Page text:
A genetic nondiscrimination bill scheduled for a House vote today has hit a last-minute hiccup that is part of the reason the noncontroversial measure is being considered under a rule requiring at least two hours of floor debate.
The bill passed the Senate on a 95-0 vote last Thursday. Earlier this week, the Bush administration asked for changes making it easier for the armed forces to identify human remains.
"The bill does not allow employers to require genetic testing. But the [Department of Defense] does require genetic testing of DNA so we can identify remains," said House Rules Chairwoman Louise Slaughter, the bill's lead sponsor.
The bill already makes exceptions for law enforcement's forensic investigations, and a separate House resolution has been drafted to fold a human remains exception into that language, according to a Senate GOP aide who helped draft the bill.
But Republicans say the bill should be considered under suspension of House rules, a procedure taking minimal floor time reserved for consensus bills.
"They basically have to fill time," said Rules ranking member David Dreier of House leaders. "It should be a suspension. I'm voting for it. We're all for it. Who could be opposed to that? It's just further demonstration of their ineptitude at running the institution."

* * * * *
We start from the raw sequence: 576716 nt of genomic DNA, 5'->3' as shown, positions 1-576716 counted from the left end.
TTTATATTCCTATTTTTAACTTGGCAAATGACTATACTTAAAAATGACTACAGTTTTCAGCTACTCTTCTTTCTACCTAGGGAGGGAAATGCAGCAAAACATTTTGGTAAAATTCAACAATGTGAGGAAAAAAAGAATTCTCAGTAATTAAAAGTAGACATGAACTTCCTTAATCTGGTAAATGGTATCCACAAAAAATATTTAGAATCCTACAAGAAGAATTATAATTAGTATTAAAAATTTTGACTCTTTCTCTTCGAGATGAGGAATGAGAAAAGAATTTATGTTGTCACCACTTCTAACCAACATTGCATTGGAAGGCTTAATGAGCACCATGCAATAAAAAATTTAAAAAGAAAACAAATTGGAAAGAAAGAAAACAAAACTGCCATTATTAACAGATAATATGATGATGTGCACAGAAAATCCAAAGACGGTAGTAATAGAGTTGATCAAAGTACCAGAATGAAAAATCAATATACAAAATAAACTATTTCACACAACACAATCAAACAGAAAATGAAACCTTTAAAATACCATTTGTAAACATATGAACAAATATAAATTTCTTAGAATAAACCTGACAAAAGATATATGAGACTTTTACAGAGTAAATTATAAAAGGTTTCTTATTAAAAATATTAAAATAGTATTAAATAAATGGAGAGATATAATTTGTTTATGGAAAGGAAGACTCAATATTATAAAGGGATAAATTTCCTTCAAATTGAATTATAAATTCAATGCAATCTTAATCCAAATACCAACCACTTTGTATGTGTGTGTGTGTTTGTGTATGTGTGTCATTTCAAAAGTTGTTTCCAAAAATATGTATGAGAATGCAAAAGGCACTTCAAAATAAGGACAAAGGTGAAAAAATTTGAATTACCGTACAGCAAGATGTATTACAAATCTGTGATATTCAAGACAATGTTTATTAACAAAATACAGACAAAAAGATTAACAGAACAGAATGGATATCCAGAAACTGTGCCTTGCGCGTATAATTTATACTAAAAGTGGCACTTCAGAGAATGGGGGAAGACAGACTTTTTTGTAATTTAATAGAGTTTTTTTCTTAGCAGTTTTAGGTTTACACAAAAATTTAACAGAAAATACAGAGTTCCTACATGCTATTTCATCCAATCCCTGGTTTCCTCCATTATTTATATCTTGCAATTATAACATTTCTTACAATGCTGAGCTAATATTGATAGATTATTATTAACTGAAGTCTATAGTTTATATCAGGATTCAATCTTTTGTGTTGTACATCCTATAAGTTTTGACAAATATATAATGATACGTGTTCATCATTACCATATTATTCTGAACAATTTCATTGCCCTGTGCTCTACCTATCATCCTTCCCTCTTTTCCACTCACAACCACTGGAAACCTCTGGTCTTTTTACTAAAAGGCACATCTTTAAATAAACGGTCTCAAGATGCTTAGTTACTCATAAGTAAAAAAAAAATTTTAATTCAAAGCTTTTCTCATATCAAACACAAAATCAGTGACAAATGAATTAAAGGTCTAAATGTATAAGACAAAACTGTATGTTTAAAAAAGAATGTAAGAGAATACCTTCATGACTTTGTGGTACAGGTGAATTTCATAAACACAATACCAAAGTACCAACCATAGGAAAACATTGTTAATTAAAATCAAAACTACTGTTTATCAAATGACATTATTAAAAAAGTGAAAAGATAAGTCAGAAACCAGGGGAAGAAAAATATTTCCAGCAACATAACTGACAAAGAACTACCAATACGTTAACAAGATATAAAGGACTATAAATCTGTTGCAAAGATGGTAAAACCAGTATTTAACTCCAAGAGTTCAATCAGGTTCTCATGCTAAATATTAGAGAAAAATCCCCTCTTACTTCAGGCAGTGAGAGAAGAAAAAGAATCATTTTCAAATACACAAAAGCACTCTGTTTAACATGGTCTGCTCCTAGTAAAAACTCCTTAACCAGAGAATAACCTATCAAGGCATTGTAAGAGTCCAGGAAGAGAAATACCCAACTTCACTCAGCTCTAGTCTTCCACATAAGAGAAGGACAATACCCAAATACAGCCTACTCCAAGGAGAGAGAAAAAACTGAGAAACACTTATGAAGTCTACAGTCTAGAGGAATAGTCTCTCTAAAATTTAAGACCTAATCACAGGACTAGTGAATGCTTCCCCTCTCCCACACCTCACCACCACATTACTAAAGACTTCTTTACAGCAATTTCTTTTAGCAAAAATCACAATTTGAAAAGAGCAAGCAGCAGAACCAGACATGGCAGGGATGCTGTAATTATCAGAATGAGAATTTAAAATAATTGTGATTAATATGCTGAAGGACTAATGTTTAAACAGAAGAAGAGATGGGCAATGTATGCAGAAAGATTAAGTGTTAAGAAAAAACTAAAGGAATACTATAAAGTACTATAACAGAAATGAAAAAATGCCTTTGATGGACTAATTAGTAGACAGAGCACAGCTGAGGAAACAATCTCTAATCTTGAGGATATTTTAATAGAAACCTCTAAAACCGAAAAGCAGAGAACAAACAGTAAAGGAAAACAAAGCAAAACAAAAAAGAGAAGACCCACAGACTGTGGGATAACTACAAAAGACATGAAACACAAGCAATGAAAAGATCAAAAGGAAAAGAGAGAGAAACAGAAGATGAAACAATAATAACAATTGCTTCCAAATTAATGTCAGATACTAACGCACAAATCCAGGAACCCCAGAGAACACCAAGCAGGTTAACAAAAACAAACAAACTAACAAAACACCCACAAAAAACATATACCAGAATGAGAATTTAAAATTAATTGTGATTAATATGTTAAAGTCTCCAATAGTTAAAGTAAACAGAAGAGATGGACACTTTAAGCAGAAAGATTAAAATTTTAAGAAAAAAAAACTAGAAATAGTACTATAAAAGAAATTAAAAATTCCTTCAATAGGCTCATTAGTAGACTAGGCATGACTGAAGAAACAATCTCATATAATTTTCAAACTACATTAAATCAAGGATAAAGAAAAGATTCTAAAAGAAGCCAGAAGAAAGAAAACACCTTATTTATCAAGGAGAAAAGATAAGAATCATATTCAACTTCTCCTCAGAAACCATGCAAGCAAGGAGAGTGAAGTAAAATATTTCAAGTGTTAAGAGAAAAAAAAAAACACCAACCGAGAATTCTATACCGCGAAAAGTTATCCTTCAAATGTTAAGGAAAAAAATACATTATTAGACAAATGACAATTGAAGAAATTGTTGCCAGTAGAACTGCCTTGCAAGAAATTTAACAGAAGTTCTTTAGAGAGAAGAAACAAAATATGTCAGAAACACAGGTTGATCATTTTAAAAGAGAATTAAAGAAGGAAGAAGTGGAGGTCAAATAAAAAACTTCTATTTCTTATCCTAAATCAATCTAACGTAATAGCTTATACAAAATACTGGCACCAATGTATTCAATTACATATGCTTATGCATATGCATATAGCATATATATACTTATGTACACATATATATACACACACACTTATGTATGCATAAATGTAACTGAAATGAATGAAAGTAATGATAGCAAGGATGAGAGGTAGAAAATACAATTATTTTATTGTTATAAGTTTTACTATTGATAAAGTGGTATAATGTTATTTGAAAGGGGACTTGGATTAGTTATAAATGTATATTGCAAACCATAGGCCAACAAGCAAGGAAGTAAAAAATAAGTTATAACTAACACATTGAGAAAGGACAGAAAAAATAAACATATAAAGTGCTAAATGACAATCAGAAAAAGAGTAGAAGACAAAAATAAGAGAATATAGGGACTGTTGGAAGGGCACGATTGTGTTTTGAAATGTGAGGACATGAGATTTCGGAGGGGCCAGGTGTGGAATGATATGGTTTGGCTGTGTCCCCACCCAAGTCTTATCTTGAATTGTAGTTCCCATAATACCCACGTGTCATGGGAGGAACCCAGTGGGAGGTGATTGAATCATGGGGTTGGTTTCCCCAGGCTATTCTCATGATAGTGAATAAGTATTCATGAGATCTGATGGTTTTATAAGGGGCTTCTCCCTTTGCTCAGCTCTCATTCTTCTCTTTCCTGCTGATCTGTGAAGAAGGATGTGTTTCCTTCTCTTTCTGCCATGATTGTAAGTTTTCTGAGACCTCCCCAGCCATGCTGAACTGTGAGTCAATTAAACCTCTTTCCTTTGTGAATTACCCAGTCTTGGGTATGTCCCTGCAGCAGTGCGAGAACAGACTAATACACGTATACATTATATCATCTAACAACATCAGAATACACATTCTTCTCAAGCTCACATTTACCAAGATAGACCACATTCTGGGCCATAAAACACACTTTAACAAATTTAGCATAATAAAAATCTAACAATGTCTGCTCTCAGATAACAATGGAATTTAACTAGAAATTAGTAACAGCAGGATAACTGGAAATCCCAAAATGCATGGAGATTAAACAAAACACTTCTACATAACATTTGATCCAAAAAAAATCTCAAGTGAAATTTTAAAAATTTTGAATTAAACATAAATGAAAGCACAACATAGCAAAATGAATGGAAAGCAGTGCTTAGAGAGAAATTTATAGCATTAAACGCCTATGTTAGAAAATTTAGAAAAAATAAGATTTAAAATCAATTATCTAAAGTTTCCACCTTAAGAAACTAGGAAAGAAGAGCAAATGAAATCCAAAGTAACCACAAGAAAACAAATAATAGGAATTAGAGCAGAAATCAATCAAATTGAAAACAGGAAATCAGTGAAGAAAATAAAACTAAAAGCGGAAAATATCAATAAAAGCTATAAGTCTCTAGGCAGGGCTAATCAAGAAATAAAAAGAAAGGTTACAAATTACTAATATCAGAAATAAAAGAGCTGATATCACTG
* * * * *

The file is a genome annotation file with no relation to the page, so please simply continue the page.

Last year, a similar genetic nondiscrimination bill passed the House under suspension of the rules on a 420-3 vote.
Sponsors of the Senate bill expected their version to pass early this week, perhaps on a voice vote. Late Friday, before the administration's Pentagon problem surfaced, House Majority Leader Hoyer announced that the bill would be considered at the end of the week and would be subject to a rule.
"What we wanted to do was get it as quickly as possible," said Slaughter. "There are so many people that worked in this house on that bill, and we know it affects everyone alive. ... So I'm happy to have a rule so we can talk about it."
Slaughter also dismissed the notion that the bill could be approved on a voice vote. "They never give us [unanimous consent] on anything," she said.
The bill would prohibit employers and insurers from discriminating against individuals based on their genetic makeup. It is expected to pass the House overwhelmingly today and be sent to President Bush in short order for his signature.
The resolution containing the human remains change, along with technical changes involving insurance commissioners, is expected to pass the Senate on its own.
This article appears in the May 3, 2008, edition of NJ Daily.